DESIGN CRITIQUE

    FRONT Very sexy and Italian, better than most Ferraris. Bubble headlamps are a bit narrow compared to 275GTB. Running bull badge looks cheap on the leading edge of the hood, and it's 20% too large and finished flat so it looks like a stamping instead of it having rounded surfaces like Ferraris horse,.

    SIDE rake of windscreen just right

    Side vent a little plain, maybe chrome surround would have dressed it up more, Mag wheels were aftermarket and made it kook like a kit car unless you has wire wheels

    REAR Very voluptuous concave rear valance panel topped by ducktail spoiler; spoiled somewhat by use of some other marque's taillights Rear fenders a tad highly peaked, and narrow without the fuller more satisfying effect of say the Ferrari 275 NART spyder.

    IN SUM: A very aggressive design, that still looks modern today

    VALUES These are all over the place. RM sold one for $172,000 in 2018 which has to be the top of the game for an Italia,

    Only 400 were made which numbers wise is the same as the Mangusta but Mangustas have the benefit of a famous designer, Giuguiro so are worth more.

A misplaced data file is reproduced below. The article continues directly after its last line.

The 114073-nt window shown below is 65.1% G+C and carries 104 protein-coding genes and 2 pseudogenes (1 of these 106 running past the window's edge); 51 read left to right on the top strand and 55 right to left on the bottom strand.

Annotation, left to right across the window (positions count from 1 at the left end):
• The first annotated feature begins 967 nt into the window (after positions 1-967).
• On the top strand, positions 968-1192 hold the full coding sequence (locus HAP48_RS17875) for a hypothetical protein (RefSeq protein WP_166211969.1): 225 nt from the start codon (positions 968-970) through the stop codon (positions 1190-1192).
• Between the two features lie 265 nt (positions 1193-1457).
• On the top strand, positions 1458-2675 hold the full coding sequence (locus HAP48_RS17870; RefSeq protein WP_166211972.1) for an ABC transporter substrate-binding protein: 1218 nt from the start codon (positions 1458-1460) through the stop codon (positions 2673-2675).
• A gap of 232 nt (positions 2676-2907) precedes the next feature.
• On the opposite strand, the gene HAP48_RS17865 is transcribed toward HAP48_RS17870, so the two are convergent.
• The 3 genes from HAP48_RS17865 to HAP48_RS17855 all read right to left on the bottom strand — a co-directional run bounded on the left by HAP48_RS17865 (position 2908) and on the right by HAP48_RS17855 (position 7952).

2. Mang

    Mang F1 Rookie
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  3. NYC Fred

    NYC Fred Formula Junior
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    There was one for sale in Ft. Lauderdale a few months ago. V pretty car. Caught my eye from across the lot.
     
  4. MK1044

    MK1044 F1 World Champ
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    I think the same body style was first called Omega, (although there was a prior body style also called the Omega), then with some minor changes Torino, then virtually unchanged as Italia. The Torino was imported as a 1967 model with Ford 289 power and Borg-Warner 4 speed trans. There may be a few automatics as well. The rear was a narrowed Ford solid axle. Coil spring with solid disks at all four corners. Early on the cars were imported without drive trains. These were installed by Holman and Moody in North(?) Carolina. The full run was a little over 400 but I cannot remember the exact number. It was built mostly as a notch back coupe and only about 100 were drop tops.

    The running gear was off the shelf from various European cars but there was a good owner's club with much posted info and you could carry any part into a foreign car parts store and they could match it up for you. Some of the front end pieces were a little weak. The engine was Ford.

    I owned 1967 Torino # 40057 for over 20 years. I disagree with some of the assessments. The quality of the build was fine. The handling on smooth roads was excellent. Perfectly balanced 50/50 weight distribution. The clutch was a real workout to operate and the solid disk brakes were good for one good stop and one prayerful stop. After that you better downshift. In the summer the cabin was an oven.